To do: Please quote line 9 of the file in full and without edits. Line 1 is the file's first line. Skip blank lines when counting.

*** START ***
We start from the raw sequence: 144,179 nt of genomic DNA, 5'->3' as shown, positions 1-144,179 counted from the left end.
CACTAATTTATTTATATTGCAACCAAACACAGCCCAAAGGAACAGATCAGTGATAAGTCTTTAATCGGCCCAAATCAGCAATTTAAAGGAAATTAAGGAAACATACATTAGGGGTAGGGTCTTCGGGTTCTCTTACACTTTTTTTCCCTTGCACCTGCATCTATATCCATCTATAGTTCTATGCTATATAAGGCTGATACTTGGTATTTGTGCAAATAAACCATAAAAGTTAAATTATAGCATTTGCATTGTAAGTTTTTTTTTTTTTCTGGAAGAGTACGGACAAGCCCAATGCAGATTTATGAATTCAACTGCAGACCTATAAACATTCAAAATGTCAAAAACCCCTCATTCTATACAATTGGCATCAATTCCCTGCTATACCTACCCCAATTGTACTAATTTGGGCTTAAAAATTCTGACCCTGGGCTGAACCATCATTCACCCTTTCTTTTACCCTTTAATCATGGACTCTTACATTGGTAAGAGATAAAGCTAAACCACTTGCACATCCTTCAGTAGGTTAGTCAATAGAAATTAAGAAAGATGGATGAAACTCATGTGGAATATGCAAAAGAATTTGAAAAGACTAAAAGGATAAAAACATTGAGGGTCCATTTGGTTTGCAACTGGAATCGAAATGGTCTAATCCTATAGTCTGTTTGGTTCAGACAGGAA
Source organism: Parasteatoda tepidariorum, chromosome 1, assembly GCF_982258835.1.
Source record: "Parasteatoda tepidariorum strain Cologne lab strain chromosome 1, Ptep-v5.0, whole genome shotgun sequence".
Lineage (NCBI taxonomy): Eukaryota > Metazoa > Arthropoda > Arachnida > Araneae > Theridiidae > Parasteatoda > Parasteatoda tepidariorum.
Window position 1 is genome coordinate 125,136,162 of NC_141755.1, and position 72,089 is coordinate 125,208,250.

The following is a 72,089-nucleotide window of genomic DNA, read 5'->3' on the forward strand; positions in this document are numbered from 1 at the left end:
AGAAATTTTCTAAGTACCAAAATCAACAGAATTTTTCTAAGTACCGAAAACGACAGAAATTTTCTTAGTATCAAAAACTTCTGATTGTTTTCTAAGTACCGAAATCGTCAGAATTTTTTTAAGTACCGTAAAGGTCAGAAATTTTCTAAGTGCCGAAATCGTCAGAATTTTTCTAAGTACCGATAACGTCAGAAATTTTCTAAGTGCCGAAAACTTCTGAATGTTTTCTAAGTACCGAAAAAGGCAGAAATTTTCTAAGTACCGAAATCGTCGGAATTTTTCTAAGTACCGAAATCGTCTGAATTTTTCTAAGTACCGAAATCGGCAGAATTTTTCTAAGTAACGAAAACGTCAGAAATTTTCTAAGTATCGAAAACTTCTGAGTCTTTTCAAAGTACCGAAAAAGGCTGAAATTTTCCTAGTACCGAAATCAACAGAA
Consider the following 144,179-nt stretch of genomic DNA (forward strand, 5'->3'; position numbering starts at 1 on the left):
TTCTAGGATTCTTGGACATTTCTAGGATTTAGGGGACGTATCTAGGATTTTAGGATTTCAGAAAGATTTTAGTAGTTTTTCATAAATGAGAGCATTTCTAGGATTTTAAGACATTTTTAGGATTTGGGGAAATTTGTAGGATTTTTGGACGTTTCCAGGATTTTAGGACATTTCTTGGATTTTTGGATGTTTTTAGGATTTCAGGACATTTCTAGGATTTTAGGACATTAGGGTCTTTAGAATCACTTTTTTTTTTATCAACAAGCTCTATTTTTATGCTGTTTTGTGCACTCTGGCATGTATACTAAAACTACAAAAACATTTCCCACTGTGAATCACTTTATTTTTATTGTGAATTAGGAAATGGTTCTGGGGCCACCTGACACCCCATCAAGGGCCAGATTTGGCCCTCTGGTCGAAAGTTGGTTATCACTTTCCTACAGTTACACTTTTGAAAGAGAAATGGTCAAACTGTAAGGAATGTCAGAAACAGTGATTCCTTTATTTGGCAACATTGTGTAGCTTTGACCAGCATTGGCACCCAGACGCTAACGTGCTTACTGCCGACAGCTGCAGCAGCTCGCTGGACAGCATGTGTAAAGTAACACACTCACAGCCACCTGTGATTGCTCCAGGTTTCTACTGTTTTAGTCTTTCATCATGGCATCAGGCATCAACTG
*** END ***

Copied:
Consider the following 144,179-nt stretch of genomic DNA (forward strand, 5'->3'; position numbering starts at 1 on the left):